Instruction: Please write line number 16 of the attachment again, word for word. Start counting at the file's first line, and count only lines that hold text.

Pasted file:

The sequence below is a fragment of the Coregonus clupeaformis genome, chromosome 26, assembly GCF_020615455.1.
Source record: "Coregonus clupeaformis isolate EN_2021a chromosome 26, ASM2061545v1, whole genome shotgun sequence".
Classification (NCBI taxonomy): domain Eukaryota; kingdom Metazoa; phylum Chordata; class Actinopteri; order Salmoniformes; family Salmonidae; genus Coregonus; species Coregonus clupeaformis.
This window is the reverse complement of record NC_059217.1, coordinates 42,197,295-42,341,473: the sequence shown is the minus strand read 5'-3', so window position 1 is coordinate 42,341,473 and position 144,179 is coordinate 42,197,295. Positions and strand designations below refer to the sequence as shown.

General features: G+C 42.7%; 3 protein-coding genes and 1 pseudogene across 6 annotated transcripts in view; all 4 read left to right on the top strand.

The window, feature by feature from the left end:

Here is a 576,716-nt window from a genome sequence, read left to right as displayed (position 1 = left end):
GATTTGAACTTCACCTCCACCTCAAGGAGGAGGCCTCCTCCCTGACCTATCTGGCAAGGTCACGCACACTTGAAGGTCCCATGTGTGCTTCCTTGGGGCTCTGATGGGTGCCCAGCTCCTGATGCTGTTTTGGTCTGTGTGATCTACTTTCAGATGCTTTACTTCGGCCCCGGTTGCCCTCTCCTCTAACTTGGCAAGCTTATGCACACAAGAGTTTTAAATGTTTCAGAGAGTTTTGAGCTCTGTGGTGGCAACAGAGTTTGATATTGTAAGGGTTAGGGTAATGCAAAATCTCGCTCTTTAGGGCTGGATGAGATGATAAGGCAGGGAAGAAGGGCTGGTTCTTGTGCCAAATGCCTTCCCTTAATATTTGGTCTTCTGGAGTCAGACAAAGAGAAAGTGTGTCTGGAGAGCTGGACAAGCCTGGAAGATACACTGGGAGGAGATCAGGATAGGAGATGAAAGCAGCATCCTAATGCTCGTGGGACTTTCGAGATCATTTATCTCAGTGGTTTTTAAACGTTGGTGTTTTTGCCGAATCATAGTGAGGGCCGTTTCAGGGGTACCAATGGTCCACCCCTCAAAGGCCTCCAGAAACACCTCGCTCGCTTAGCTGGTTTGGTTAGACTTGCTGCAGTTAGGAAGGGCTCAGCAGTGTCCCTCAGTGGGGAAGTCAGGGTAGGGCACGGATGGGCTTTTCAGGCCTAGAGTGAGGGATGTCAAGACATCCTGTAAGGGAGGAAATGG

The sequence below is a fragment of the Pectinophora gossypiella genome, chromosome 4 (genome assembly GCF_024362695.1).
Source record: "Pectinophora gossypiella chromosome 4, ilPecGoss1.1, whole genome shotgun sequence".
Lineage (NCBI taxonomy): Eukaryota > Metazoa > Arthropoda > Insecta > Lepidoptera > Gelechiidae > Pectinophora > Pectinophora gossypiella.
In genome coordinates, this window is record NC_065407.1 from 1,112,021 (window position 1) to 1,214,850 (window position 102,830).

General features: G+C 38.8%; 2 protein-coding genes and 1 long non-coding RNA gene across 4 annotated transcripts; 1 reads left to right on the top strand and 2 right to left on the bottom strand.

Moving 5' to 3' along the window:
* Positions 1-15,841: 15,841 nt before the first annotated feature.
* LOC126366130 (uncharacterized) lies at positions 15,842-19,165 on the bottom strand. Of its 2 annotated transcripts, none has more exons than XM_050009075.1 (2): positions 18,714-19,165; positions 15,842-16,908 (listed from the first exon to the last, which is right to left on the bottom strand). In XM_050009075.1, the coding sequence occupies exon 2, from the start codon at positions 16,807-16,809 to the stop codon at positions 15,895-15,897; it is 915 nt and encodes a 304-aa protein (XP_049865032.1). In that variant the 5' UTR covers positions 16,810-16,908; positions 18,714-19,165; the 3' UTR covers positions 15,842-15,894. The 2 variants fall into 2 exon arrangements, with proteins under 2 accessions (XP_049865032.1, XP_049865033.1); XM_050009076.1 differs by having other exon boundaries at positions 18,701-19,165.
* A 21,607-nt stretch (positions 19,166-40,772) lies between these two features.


* LOC126366130 (uncharacterized) lies at positions 15,842-19,165 on the bottom strand. Of its 2 annotated transcripts, none has more exons than XM_050009075.1 (2): positions 18,714-19,165; positions 15,842-16,908 (listed from the first exon to the last, which is right to left on the bottom strand). In XM_050009075.1, the coding sequence occupies exon 2, from the start codon at positions 16,807-16,809 to the stop codon at positions 15,895-15,897; it is 915 nt and encodes a 304-aa protein (XP_049865032.1). In that variant the 5' UTR covers positions 16,810-16,908; positions 18,714-19,165; the 3' UTR covers positions 15,842-15,894. The 2 variants fall into 2 exon arrangements, with proteins under 2 accessions (XP_049865032.1, XP_049865033.1); XM_050009076.1 differs by having other exon boundaries at positions 18,701-19,165.